Take a Hike

Next Saturday, June 5, 2021, is World Environment Day. It also happens to be National Trails Day. I can’t think of a better way to celebrate these days than to take a HIKE! Being outdoors, enjoying nature, and looking for wildlife help us appreciate what an amazing world we live in. It can also inspire us to do more.

World Environment Day was designated to reaffirm governments’ and organizations’ commitment to preservation of the environment. It is also a day to raise awareness.

National Trails Day is a day to commit to caring for trails so everyone can enjoy them. As you walk take time not only to enjoy being out, but try to leave the trail better than you found it by bringing along a bag to collect trash in. This day of celebration is also a day to commit to trail service this year. Click on the link above to learn about events near you and simple actions you can take.

Remember, helping the planet doesn’t mean you have to take grand action. As you hike, soak it in. Enjoy. Be inspired. And consider what you can do to help locally because it’s #YourPlanetToo



FLIP the Switch

This is an easy one to get into the habit of doing. Not a back flip (or even a front flip) but remembering to FLIP the switch! You’ve probably heard this a zillion times…turn off the lights. But not just the lights. When not in use, turn off devices, televisions, radios, or anything that requires energy. Bug your siblings and adults about it too.

You could even do an energy challenge with some kind of reward at the end (ice cream, anyone?). Many utility companies provide you with your household energy use details by month. If not, grab an adult and find the energy meter where you live to gather data. Either way, get a baseline of your household energy use in one month. Then, see how much you can reduce your household energy use. Maybe even set a goal – can you reduce your energy use by 5%? 10%? More? This challenge is most accurate if you compare your energy use of one month last year and the same month this year. That’s because households generally less energy in June than in December because June is warmer.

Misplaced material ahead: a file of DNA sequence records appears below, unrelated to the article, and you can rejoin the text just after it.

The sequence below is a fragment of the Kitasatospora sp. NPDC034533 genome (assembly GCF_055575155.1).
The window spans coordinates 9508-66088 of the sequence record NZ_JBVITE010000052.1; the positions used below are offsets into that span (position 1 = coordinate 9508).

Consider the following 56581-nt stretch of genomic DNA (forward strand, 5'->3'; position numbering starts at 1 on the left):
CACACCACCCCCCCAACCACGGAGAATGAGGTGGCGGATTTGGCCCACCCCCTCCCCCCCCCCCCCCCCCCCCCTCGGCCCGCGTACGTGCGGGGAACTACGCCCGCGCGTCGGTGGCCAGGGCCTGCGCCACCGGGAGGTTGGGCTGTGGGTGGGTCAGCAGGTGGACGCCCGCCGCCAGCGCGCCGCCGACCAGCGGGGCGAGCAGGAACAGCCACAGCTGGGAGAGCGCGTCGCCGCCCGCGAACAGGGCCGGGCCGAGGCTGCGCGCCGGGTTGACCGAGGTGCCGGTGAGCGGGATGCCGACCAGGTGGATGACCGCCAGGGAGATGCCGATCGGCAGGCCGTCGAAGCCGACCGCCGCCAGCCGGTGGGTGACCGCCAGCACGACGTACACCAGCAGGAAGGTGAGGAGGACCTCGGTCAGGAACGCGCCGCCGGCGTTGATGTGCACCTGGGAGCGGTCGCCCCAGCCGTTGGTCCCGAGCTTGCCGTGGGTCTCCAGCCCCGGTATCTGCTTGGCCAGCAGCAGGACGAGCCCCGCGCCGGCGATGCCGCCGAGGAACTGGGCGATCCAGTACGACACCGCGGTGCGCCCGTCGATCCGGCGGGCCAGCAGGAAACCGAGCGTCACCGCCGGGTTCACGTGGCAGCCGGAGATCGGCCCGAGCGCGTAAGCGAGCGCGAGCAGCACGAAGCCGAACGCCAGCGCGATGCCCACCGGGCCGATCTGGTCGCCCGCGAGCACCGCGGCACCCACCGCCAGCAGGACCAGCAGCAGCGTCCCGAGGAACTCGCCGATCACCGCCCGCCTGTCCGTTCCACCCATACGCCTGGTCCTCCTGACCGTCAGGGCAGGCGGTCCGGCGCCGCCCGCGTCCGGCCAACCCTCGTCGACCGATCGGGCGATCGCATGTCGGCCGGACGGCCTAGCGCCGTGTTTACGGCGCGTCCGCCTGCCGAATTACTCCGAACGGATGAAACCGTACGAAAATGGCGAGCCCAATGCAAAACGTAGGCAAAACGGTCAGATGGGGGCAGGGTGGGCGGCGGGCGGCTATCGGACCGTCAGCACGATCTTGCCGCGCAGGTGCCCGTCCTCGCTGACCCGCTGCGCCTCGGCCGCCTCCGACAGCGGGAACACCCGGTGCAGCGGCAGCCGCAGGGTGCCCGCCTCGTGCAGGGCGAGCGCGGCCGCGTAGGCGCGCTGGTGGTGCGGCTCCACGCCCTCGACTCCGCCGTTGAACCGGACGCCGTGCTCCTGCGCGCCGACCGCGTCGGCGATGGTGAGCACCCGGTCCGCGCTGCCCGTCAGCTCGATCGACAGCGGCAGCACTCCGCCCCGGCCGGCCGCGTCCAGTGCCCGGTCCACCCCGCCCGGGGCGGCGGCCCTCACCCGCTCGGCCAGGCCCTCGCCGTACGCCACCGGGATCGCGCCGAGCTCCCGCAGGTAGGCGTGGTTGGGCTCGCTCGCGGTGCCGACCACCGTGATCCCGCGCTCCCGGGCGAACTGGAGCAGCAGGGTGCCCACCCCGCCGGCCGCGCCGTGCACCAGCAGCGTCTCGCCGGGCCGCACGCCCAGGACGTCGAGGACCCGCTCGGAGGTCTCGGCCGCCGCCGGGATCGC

Photo by Raul Varzar

There’s another reason to turn off the lights – wildlife. Turning off both inside AND outside lights at night is helpful for animals. Migrating birds, sea turtles, insects, and more are all impacted by too much light. In fact it has a name: light pollution. The lights disorient animals. They disrupt the rhythms and patterns of natural light and dark. They affect predator-prey interactions. And much, much more. Get more information from the International Dark Sky Organization. Watch the documentary Saving the Dark to learn more. And FLIP those switches because it’s…


CUT Your Own

Do you use a napkin when you eat? Your whole family probably does. In the cafeteria at lunch time, are people using napkins? Most likely. Think about what happens to those napkins at the end of the meal. If they are made of paper, they probably go right into the trash or compost. If you had cloth napkins, though, they could be washed and reused. I’m not talking about fancy schmancy napkins. CUT your own! It’s east to cut cotton fabric into squares. Then, voila! Napkins!